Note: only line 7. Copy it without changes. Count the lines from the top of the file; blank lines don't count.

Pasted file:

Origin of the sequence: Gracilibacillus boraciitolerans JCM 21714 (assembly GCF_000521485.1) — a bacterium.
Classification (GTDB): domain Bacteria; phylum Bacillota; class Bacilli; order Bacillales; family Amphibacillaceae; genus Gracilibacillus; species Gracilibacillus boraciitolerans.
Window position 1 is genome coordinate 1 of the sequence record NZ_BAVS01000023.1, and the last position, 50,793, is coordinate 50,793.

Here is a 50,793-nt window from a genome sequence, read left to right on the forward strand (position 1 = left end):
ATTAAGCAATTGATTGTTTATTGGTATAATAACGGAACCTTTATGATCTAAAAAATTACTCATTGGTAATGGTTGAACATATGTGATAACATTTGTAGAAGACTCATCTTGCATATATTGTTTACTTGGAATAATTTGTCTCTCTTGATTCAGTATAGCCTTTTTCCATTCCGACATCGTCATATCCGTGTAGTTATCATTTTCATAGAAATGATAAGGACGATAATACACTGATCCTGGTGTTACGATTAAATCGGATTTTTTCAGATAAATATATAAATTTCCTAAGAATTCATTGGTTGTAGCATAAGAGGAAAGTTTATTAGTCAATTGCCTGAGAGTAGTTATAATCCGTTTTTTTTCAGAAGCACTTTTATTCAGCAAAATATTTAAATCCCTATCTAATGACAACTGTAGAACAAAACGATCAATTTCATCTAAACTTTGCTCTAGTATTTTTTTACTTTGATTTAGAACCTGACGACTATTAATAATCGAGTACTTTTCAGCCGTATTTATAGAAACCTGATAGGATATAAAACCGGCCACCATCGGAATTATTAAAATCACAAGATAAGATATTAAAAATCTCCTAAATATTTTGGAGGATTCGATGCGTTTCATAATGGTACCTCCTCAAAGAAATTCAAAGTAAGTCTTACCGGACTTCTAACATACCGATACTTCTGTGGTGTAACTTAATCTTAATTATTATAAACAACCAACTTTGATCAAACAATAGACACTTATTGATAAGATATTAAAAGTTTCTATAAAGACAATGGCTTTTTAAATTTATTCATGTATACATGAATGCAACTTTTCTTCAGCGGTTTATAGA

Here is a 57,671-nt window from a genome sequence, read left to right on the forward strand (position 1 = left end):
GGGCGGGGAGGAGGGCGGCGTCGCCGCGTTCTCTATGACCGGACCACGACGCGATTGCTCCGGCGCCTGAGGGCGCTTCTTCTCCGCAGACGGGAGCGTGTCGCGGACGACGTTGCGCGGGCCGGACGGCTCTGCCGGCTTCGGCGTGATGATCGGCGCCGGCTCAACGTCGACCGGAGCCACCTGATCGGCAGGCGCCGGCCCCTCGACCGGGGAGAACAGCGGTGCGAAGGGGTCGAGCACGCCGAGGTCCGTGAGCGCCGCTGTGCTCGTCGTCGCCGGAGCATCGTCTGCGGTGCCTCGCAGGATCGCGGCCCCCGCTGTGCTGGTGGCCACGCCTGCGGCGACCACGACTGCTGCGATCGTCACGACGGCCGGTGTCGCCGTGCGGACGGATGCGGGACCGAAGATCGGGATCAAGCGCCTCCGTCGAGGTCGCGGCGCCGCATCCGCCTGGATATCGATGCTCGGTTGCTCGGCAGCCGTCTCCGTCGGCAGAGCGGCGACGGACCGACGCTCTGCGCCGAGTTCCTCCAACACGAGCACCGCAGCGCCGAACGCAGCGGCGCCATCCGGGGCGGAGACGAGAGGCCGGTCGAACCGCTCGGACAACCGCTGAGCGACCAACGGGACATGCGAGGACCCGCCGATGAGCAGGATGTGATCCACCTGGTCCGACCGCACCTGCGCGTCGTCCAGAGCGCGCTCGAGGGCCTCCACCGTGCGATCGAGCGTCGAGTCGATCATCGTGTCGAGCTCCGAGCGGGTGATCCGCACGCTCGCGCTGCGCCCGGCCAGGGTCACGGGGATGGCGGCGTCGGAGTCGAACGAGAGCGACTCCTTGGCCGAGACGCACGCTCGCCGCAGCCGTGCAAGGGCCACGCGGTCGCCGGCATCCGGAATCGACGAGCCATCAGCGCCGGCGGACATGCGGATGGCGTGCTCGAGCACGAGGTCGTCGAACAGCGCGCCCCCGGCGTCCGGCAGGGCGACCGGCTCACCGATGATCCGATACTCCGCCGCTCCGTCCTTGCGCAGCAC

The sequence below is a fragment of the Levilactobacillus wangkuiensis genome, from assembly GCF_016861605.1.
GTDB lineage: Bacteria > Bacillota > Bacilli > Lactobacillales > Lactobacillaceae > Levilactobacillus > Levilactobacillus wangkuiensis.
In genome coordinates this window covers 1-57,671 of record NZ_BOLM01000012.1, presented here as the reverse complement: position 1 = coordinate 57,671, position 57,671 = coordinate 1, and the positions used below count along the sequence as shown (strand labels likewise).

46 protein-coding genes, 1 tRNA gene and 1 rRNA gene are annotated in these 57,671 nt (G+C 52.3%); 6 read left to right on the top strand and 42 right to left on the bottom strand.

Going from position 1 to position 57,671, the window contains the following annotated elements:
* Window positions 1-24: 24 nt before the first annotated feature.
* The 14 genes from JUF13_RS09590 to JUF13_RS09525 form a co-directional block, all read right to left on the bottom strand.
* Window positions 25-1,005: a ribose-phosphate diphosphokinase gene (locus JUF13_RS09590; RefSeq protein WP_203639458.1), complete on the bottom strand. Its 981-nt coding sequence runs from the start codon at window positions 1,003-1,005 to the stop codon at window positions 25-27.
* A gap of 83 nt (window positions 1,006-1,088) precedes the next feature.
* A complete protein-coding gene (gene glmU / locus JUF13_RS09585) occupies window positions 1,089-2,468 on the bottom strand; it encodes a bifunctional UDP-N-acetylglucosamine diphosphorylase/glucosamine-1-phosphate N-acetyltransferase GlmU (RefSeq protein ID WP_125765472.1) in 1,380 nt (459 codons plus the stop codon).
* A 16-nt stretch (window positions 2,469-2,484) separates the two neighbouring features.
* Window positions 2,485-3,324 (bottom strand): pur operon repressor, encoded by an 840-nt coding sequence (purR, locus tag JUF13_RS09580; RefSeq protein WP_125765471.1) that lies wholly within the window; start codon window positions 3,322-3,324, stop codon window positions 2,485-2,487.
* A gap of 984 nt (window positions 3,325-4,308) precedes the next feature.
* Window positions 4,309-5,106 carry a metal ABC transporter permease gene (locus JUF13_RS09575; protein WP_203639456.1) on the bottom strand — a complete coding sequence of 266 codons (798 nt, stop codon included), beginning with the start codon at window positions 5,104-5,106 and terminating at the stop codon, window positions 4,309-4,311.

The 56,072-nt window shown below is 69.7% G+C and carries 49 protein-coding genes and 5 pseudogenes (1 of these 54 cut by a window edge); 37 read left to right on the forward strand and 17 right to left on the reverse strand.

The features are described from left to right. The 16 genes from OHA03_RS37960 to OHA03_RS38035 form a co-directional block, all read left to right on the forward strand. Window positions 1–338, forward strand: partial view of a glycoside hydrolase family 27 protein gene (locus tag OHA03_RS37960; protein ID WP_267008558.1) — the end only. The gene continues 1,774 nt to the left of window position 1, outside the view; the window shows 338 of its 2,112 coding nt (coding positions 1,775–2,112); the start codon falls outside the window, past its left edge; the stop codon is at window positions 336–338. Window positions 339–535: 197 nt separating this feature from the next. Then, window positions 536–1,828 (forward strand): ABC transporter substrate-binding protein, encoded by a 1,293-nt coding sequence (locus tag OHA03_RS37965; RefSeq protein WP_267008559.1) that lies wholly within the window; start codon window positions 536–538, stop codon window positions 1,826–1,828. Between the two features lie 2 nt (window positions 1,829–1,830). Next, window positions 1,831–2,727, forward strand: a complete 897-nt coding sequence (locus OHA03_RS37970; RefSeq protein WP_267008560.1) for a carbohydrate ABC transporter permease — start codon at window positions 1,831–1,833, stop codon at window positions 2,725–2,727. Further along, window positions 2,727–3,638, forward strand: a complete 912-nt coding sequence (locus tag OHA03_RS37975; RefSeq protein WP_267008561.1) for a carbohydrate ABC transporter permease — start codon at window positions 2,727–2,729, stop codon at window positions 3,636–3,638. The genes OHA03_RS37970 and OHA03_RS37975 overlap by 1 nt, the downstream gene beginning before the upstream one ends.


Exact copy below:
GGGCGGGGAGGAGGGCGGCGTCGCCGCGTTCTCTATGACCGGACCACGACGCGATTGCTCCGGCGCCTGAGGGCGCTTCTTCTCCGCAGACGGGAGCGTGTCGCGGACGACGTTGCGCGGGCCGGACGGCTCTGCCGGCTTCGGCGTGATGATCGGCGCCGGCTCAACGTCGACCGGAGCCACCTGATCGGCAGGCGCCGGCCCCTCGACCGGGGAGAACAGCGGTGCGAAGGGGTCGAGCACGCCGAGGTCCGTGAGCGCCGCTGTGCTCGTCGTCGCCGGAGCATCGTCTGCGGTGCCTCGCAGGATCGCGGCCCCCGCTGTGCTGGTGGCCACGCCTGCGGCGACCACGACTGCTGCGATCGTCACGACGGCCGGTGTCGCCGTGCGGACGGATGCGGGACCGAAGATCGGGATCAAGCGCCTCCGTCGAGGTCGCGGCGCCGCATCCGCCTGGATATCGATGCTCGGTTGCTCGGCAGCCGTCTCCGTCGGCAGAGCGGCGACGGACCGACGCTCTGCGCCGAGTTCCTCCAACACGAGCACCGCAGCGCCGAACGCAGCGGCGCCATCCGGGGCGGAGACGAGAGGCCGGTCGAACCGCTCGGACAACCGCTGAGCGACCAACGGGACATGCGAGGACCCGCCGATGAGCAGGATGTGATCCACCTGGTCCGACCGCACCTGCGCGTCGTCCAGAGCGCGCTCGAGGGCCTCCACCGTGCGATCGAGCGTCGAGTCGATCATCGTGTCGAGCTCCGAGCGGGTGATCCGCACGCTCGCGCTGCGCCCGGCCAGGGTCACGGGGATGGCGGCGTCGGAGTCGAACGAGAGCGACTCCTTGGCCGAGACGCACGCTCGCCGCAGCCGTGCAAGGGCCACGCGGTCGCCGGCATCCGGAATCGACGAGCCATCAGCGCCGGCGGACATGCGGATGGCGTGCTCGAGCACGAGGTCGTCGAACAGCGCGCCCCCGGCGTCCGGCAGGGCGACCGGCTCACCGATGATCCGATACTCCGCCGCTCCGTCCTTGCGCAGCAC